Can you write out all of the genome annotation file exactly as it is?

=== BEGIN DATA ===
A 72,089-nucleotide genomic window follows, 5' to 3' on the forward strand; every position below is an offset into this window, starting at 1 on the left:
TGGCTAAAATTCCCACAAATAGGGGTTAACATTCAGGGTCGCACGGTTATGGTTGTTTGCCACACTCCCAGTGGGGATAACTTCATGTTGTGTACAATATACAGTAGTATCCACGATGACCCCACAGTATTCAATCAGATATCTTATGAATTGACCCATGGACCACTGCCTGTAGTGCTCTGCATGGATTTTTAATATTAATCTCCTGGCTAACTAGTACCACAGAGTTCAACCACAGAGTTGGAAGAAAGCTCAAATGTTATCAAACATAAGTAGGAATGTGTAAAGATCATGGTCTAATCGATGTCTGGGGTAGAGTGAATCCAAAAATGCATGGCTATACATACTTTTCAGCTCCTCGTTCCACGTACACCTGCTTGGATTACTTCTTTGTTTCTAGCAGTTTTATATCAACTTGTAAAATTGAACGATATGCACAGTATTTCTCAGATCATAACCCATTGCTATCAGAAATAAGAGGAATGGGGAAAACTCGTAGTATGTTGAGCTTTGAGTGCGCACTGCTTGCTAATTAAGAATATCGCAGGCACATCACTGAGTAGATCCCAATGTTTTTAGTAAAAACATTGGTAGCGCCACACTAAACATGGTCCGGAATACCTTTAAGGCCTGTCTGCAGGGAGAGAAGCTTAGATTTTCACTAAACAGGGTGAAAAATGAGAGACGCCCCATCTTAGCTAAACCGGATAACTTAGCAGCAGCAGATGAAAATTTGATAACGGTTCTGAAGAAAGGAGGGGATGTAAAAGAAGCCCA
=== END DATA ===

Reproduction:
A 72,089-nucleotide genomic window follows, 5' to 3' on the forward strand; every position below is an offset into this window, starting at 1 on the left:
TGGCTAAAATTCCCACAAATAGGGGTTAACATTCAGGGTCGCACGGTTATGGTTGTTTGCCACACTCCCAGTGGGGATAACTTCATGTTGTGTACAATATACAGTAGTATCCACGATGACCCCACAGTATTCAATCAGATATCTTATGAATTGACCCATGGACCACTGCCTGTAGTGCTCTGCATGGATTTTTAATATTAATCTCCTGGCTAACTAGTACCACAGAGTTCAACCACAGAGTTGGAAGAAAGCTCAAATGTTATCAAACATAAGTAGGAATGTGTAAAGATCATGGTCTAATCGATGTCTGGGGTAGAGTGAATCCAAAAATGCATGGCTATACATACTTTTCAGCTCCTCGTTCCACGTACACCTGCTTGGATTACTTCTTTGTTTCTAGCAGTTTTATATCAACTTGTAAAATTGAACGATATGCACAGTATTTCTCAGATCATAACCCATTGCTATCAGAAATAAGAGGAATGGGGAAAACTCGTAGTATGTTGAGCTTTGAGTGCGCACTGCTTGCTAATTAAGAATATCGCAGGCACATCACTGAGTAGATCCCAATGTTTTTAGTAAAAACATTGGTAGCGCCACACTAAACATGGTCCGGAATACCTTTAAGGCCTGTCTGCAGGGAGAGAAGCTTAGATTTTCACTAAACAGGGTGAAAAATGAGAGACGCCCCATCTTAGCTAAACCGGATAACTTAGCAGCAGCAGATGAAAATTTGATAACGGTTCTGAAGAAAGGAGGGGATGTAAAAGAAGCCCA